Olympic silver medallist Cheryl Bernard never stops reinventing herself. The skip for Canada’s rink at the 2010 Games in Vancouver spent her athletic career heaving 40-pound slabs of granite down a sheet of curling ice. Last year she ran her first marathon and now she’s challenging the tallest mountain in Africa with a 40-pound pack on her back.
Bernard and a team of ambassadors for World Vision are climbing Kilimanjaro in Tanzania to raise awareness of 85 million children worldwide affected by child slave labour. TV personalities Rick Campanelli and JD Scott and YouTube filmmaker Corey Vidal are among those on the trip. Supplement maker SierraSil is backing the venture.
“I realized two things coming out of the Olympics,” says Bernard, 48, of Calgary. “I was an older athlete at the Olympics, so chances of competing again would be really tough, but I was given a voice and I could choose to use it and do something useful with that medal.”
The team departs June 16 for a nine-day climb up and down Kilimanjaro’s 5,895 metres, packing all of their supplies to the top of Africa. “It will be a challenge for sure,” Bernard says. “We have to go up in the dark, summit at sunrise, get an hour at the top then head back down to a safer level.”
Bernard says she is trying to make sure she is in the best shape possible, working on her fitness anywhere she can; climbing stairs, hiking and making sure her health and hydration are well in hand many weeks in advance of the journey. Bernard also hopes there’s time on the trip to meet Nuru, an 8-year-old girl she sponsors in Tanzania.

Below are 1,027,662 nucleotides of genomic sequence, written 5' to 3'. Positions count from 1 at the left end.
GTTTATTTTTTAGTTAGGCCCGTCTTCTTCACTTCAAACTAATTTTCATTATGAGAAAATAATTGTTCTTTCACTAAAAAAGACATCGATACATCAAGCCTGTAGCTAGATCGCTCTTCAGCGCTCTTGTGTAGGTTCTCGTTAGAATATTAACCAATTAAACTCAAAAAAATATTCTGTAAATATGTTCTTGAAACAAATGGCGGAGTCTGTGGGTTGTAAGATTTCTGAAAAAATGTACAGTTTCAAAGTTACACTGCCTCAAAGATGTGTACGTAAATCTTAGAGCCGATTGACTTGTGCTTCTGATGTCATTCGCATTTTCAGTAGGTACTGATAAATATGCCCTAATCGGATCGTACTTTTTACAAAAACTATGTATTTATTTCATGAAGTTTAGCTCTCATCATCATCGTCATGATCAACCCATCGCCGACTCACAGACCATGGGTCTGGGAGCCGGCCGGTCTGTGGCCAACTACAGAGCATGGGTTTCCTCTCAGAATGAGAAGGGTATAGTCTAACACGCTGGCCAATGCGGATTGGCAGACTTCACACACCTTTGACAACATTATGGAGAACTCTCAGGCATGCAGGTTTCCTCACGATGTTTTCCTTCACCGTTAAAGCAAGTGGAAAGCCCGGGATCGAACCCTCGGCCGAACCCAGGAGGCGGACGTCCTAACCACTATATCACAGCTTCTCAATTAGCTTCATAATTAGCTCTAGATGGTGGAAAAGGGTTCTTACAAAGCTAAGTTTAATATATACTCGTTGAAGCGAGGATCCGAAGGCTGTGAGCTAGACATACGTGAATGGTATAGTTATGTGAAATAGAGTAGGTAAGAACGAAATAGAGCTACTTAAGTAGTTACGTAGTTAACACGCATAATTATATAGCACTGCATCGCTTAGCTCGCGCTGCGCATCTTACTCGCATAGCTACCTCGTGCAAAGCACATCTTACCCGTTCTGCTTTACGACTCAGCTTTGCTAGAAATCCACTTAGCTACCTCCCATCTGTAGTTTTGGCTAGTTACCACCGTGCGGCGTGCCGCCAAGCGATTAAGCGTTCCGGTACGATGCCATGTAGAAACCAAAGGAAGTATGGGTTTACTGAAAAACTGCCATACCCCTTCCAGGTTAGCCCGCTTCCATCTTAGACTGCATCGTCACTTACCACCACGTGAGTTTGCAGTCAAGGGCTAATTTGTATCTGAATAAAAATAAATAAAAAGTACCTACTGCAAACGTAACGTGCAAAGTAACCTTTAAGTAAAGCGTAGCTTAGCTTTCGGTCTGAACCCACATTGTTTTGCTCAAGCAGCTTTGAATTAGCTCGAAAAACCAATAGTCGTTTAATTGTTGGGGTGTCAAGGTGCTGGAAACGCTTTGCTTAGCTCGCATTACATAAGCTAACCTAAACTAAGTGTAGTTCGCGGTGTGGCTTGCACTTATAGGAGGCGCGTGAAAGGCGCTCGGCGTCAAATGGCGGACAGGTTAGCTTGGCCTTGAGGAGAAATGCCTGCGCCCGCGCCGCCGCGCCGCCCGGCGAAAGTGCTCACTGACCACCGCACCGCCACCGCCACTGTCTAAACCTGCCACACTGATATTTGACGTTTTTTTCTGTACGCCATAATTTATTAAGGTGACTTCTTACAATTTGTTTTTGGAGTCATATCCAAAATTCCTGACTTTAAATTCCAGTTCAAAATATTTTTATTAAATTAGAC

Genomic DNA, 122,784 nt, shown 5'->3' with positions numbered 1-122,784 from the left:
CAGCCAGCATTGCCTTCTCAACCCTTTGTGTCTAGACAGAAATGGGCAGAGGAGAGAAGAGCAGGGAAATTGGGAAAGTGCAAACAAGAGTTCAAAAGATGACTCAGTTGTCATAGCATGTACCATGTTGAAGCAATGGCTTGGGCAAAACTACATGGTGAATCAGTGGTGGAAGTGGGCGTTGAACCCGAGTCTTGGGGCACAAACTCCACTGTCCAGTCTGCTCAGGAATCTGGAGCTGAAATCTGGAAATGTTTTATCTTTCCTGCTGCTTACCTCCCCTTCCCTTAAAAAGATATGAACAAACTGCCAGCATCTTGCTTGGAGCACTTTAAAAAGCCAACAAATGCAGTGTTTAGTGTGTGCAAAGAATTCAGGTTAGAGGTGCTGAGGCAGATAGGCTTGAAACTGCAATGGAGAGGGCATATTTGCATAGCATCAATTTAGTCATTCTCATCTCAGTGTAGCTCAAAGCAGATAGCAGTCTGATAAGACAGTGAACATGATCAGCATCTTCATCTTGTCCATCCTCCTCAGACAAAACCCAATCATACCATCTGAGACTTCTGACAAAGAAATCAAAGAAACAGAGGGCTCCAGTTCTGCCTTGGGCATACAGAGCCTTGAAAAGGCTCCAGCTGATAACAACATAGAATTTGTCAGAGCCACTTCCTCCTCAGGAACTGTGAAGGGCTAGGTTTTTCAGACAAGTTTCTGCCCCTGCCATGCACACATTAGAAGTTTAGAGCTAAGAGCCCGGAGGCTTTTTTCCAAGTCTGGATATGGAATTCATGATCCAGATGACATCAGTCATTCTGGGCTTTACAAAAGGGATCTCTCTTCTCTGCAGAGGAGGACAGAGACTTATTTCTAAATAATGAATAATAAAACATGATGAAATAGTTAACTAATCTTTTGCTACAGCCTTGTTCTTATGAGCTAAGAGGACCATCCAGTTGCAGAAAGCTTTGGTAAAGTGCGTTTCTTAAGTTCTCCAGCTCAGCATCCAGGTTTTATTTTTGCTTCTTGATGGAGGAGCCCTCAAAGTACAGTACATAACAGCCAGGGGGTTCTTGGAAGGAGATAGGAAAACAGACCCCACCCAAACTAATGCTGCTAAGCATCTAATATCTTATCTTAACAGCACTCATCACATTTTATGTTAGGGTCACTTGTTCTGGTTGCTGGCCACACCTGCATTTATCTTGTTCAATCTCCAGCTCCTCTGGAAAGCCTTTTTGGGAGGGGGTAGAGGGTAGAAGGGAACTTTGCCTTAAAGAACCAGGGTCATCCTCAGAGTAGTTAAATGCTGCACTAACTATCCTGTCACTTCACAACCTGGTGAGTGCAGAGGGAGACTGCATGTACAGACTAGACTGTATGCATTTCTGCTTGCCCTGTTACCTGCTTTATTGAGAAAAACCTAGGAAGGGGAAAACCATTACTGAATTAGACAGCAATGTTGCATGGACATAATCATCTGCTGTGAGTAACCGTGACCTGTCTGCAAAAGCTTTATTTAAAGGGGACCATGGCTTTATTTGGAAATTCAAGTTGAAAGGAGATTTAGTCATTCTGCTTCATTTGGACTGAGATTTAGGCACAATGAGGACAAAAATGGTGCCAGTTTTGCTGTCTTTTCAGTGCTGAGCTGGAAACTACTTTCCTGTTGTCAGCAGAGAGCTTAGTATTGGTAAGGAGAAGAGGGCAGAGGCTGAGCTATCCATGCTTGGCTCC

“Our mission is to help people be healthier and live more active lives, so this was an opportunity for us to give back while pursuing an athletic challenge,” says SierraSil’s Melanie Trepanier, who is also going on the trek. “Plus, Cheryl is pretty fun to hang out with for a week.”
For World Vision, this cause needs more champions like Bernard and friends. They are looking for 85,000 Canadians to sign an online petition.
“World Vision is so thankful that we have ambassadors who can not only walk the walk, but can talk the talk,” says spokeswoman Alicia Pereira. “Cheryl, Rick and JD have so much dedication and heart for helping children around the world working in dirty, dangerous and degrading jobs. This climb will be a life-changing thing for not only the children they are helping, but each one of them.”
Bernard travelled to Africa three years ago and says, “You have to see it to realize how lucky we are. But the biggest thing is to be able to make a difference.”